Treasure Trove 7/23/1941
Don’t ever tell the Hon. Daniel K. Hoch that something is lost. Not after the remarkable discovery of the marriage certificate of John DeTurck and Deborah Hoch, both of Oley, wedded in the year 1740. Last Labor Day the Hoch-DeTurck families held a joint family reunion. On that occasion the two-century old wedding scene, uniting the two families, was reenacted. The ceremony, costumes and guests were shown in an exact portrayal of the great event of 1740. Only one item was missing. The original marriage certificate had been preserved was general knowledge but its whereabouts was a mystery to all of the freundschaft.
D.K. Hoch was especially interested in trying to locate the missing document. His natural bent for historical research fortified him in his hopes that the certificate would be found. One warm day in June 1941 he was called to his daughter’s bedroom and there, on a bureau, neatly framed, stood the missing certificate. It was obvious that it had been found, but how? There developed the following interesting chain of circumstances.
Joseph Hendel went to the vincinity of Hill Church for the purpose of purchasing some roofing tile from a man named Dry. Hendel and Dry could not agree upon terms and the tile was purchased elsewhere. On his return journey Hendel passed the home of Dry and informed him that there was no further need to discuss the tile deal. Then Dry suggested that Hendel might be interested in purchasing a cigar box filled with old postage stamps. Dry had bought the stamps at a public auction. The deal was made. When Hendel examined his stamp accumulation he found a crumpled piece of paper mixed with the philatelic assortment. Upon examining the piece of paper Hendel observed the name Deturck. Among Hendel’s acquaintances there was a Mrs. Loose, of Pennside, whose maiden name was Deturck. On the chance that she might be interested Hendel showed her the ancient manuscript. Mrs. Loose sensed its value and suggested that Hendel show it to Daniel Hoch.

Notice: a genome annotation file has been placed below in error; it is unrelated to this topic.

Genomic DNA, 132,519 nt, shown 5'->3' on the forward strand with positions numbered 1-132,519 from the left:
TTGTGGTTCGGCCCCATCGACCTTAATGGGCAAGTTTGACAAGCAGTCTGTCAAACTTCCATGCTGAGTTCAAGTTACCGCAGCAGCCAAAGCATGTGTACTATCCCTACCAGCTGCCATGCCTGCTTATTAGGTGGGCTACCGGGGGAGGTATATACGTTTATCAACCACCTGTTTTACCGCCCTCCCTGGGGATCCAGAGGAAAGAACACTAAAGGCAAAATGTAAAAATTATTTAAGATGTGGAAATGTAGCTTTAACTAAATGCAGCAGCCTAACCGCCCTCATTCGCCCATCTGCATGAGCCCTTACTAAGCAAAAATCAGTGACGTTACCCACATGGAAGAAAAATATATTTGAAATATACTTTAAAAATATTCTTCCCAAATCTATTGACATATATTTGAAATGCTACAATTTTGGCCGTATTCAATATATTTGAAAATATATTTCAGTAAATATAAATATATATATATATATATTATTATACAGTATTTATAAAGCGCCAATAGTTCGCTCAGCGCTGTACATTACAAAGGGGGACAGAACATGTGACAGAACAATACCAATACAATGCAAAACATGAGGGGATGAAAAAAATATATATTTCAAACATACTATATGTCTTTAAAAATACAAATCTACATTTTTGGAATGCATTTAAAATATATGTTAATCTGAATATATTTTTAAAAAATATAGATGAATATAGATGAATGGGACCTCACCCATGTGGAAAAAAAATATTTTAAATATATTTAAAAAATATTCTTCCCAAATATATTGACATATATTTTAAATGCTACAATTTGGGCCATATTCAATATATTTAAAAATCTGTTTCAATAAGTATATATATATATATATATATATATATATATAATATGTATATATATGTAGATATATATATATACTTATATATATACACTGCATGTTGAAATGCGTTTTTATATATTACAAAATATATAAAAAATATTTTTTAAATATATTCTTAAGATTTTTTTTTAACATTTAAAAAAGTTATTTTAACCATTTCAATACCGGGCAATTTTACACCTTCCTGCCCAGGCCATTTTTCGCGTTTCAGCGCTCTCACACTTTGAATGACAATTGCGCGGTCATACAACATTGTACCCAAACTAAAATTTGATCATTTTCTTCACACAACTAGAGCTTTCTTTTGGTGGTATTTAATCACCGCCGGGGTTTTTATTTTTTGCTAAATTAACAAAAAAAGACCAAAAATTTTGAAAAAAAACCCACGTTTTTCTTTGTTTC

Accordingly the salvaged wedding certificate was brought to the Hoch home in Reading and Miss Laura Hoch, recognizing the framed document for what it was accepted it and provided her father with a delightful surprise. Now photostatic copies have been made of the certificate and the evidence it contains never will be lost again.